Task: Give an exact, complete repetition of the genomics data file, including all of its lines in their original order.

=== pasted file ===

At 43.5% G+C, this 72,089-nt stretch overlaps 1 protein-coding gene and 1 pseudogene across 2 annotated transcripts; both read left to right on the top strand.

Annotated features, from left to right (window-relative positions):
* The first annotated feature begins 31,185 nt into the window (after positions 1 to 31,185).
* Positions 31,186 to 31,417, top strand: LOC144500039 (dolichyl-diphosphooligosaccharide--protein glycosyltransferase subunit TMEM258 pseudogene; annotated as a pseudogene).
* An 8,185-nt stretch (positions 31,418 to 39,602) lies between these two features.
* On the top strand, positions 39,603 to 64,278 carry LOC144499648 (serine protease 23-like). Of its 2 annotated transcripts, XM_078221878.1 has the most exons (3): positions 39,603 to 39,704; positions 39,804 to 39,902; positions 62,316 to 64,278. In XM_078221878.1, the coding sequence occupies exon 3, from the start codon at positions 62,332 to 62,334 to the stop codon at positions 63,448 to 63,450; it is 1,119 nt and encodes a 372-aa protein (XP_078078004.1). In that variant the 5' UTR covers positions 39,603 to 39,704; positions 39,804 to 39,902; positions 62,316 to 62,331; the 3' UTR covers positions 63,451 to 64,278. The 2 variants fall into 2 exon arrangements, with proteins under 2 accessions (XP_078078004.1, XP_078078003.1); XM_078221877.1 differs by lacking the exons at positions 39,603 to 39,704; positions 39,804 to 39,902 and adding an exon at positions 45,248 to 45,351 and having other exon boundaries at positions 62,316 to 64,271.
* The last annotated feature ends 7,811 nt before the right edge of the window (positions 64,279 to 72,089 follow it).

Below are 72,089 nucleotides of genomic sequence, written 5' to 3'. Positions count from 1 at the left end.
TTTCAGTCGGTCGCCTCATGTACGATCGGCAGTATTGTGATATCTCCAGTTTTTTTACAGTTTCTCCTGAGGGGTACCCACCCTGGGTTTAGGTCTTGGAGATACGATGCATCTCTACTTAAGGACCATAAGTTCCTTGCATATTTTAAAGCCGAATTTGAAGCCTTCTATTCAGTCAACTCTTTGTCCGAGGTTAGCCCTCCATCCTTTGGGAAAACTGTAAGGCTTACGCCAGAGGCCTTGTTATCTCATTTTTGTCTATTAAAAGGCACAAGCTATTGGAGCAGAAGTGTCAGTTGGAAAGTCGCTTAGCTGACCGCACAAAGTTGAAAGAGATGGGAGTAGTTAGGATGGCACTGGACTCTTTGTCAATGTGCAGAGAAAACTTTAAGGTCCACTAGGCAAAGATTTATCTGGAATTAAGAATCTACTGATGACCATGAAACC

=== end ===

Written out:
At 43.5% G+C, this 72,089-nt stretch overlaps 1 protein-coding gene and 1 pseudogene across 2 annotated transcripts; both read left to right on the top strand.

Annotated features, from left to right (window-relative positions):
* The first annotated feature begins 31,185 nt into the window (after positions 1 to 31,185).
* Positions 31,186 to 31,417, top strand: LOC144500039 (dolichyl-diphosphooligosaccharide--protein glycosyltransferase subunit TMEM258 pseudogene; annotated as a pseudogene).
* An 8,185-nt stretch (positions 31,418 to 39,602) lies between these two features.
* On the top strand, positions 39,603 to 64,278 carry LOC144499648 (serine protease 23-like). Of its 2 annotated transcripts, XM_078221878.1 has the most exons (3): positions 39,603 to 39,704; positions 39,804 to 39,902; positions 62,316 to 64,278. In XM_078221878.1, the coding sequence occupies exon 3, from the start codon at positions 62,332 to 62,334 to the stop codon at positions 63,448 to 63,450; it is 1,119 nt and encodes a 372-aa protein (XP_078078004.1). In that variant the 5' UTR covers positions 39,603 to 39,704; positions 39,804 to 39,902; positions 62,316 to 62,331; the 3' UTR covers positions 63,451 to 64,278. The 2 variants fall into 2 exon arrangements, with proteins under 2 accessions (XP_078078004.1, XP_078078003.1); XM_078221877.1 differs by lacking the exons at positions 39,603 to 39,704; positions 39,804 to 39,902 and adding an exon at positions 45,248 to 45,351 and having other exon boundaries at positions 62,316 to 64,271.
* The last annotated feature ends 7,811 nt before the right edge of the window (positions 64,279 to 72,089 follow it).

Below are 72,089 nucleotides of genomic sequence, written 5' to 3'. Positions count from 1 at the left end.
TTTCAGTCGGTCGCCTCATGTACGATCGGCAGTATTGTGATATCTCCAGTTTTTTTACAGTTTCTCCTGAGGGGTACCCACCCTGGGTTTAGGTCTTGGAGATACGATGCATCTCTACTTAAGGACCATAAGTTCCTTGCATATTTTAAAGCCGAATTTGAAGCCTTCTATTCAGTCAACTCTTTGTCCGAGGTTAGCCCTCCATCCTTTGGGAAAACTGTAAGGCTTACGCCAGAGGCCTTGTTATCTCATTTTTGTCTATTAAAAGGCACAAGCTATTGGAGCAGAAGTGTCAGTTGGAAAGTCGCTTAGCTGACCGCACAAAGTTGAAAGAGATGGGAGTAGTTAGGATGGCACTGGACTCTTTGTCAATGTGCAGAGAAAACTTTAAGGTCCACTAGGCAAAGATTTATCTGGAATTAAGAATCTACTGATGACCATGAAACC